• Under consistency, FR = friable, VFR = very friable, L = loose
  • Under structure, 1= weak and 3= strong, SBK = subangular blocky, PL= platy Strong structure can allow for water to move through fine textured soils quickly.
  • Under Abundance for redox features, we now should estimate actual percentage, but they used to approximate with F (Few) = <2%, C(Common) = 2-20%, and A (Abundant) = >20%
  • Under Contrast for redox features, F (Faint) = the color block is touching the color block for the matrix on the Munsell book, D(Distinct) = obvious, P(Prominent) = very strong
  • Under Boundary, a=abrupt (<2cm thick), w=wavy, c=clear (2-5 cm thick), s=smooth, g=gradual

Hydromorphic soils have redox features and include hydric soils.

Concentrations have a high chroma and are often found higher in the soil profile than depletions.

Depletions have a low chroma.

Soil Drainage Classes are determined by where the redox features are found:

  • Moderately Well Drained soils have depletions at 50-100 cm below the surface.
  • Somewhat Poorly Drained soils have depletions at ? to 50 cm below the surface.
  • Poorly Drained soils have gray soils near the surface and are hydric.
  • Very Poorly Drained soils have a thick A horizon because they are wet all the time and are hydric.

Here is a handy guide for determining if you have hydric soils (soils that lack field indicators):

  • Dig a hole to 6-inches.
  • Does organic soil material or mucky modified layer exist?
  • Does chroma of 2 or less exist?
  • Do you see distinct or prominent redox concentrations as soft masses (mottles) or pore linings?
  • Is there hydrogen sulfide odor?
  • Check landscape position, are you in a depression, on a floodplain or near a marsh?

If you answer NO to these questions, the soil will NOT meet the indicator.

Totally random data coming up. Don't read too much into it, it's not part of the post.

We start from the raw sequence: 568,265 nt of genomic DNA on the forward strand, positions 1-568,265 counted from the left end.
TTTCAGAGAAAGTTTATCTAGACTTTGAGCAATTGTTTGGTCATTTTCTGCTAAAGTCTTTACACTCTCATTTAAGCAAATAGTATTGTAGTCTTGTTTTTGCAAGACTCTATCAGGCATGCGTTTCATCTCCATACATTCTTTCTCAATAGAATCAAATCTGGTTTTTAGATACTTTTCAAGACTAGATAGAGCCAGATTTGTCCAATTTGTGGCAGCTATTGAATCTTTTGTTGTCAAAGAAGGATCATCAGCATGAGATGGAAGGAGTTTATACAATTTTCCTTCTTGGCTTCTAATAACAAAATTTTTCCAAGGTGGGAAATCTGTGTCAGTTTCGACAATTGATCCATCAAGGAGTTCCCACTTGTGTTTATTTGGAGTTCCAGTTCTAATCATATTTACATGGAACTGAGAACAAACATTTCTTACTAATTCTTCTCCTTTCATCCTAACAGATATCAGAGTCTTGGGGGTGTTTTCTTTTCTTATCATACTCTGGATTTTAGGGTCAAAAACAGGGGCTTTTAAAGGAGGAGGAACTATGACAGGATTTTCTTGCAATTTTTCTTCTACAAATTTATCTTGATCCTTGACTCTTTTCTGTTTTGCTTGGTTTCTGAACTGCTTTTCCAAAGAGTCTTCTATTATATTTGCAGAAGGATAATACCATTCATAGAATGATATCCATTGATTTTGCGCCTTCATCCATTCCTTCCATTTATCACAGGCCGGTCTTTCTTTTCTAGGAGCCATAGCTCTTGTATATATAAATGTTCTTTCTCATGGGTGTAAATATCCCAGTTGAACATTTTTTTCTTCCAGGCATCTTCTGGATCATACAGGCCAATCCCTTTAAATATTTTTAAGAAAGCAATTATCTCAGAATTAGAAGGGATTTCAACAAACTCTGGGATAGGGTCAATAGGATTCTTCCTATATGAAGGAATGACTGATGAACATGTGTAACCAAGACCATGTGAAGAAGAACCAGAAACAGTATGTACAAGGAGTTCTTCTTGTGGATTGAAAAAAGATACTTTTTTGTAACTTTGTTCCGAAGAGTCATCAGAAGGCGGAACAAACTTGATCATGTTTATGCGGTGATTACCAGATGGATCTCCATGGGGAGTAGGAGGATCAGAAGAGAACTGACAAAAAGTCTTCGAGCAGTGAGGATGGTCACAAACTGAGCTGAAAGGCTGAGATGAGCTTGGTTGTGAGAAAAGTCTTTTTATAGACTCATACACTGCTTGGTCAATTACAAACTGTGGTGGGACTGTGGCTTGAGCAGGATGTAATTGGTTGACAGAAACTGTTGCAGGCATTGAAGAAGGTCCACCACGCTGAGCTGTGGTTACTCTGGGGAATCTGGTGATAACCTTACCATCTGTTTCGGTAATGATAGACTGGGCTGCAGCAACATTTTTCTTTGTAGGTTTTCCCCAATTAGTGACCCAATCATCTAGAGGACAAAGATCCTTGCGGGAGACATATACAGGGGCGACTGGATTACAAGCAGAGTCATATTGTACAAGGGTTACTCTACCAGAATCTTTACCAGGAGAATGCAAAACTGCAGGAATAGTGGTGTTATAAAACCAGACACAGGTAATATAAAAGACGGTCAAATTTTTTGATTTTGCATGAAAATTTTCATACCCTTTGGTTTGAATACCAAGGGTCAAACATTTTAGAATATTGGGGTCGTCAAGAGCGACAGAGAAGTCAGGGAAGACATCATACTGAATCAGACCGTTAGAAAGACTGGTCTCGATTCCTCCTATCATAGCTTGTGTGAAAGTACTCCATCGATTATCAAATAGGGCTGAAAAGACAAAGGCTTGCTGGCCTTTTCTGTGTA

https://www.soilhub.com/ has a mobile app with Field Guide to Hydric Soil Indicators.

Pines and blueberries tolerate high levels of aluminum.  Crop death sometimes occurs when the pH drops below 6 because then aluminum goes into solution and is available to plants.

Old temperature regimes in the soil survey:

  • Thermic soils supported the growth of cotton.
  • Mesic soils support the growth of corn.
  • Frigid soils do not support the growth of corn.

Lamellae are bands where clay accumulated in the Bt or BC horizon in sandy soils due to water moving down through the soils.  They feel finer, stickier, and/or firmer than the rest of the horizon.

Marble or limestone soils have clays that form a waxy coating around the peds, which allows water to move quickly through the soil even though it might be a silt clay loam and therefore, the soil perks well.  However, if you install the septic field while the soils are wet, the clay smears and you create a clay pond so septic fields should in these soils should only be built when the soils are dry.  Maryland has regulations related to this issue, but Delaware does not and relies on professional judgement/liability.

Field notes prepared by:

Mark Burchick and Leslie Wood Mummert

Environmental Systems Analysis, Inc. (ESA)

2141 Priest Bridge Drive, Suite 1

Crofton, MD 21114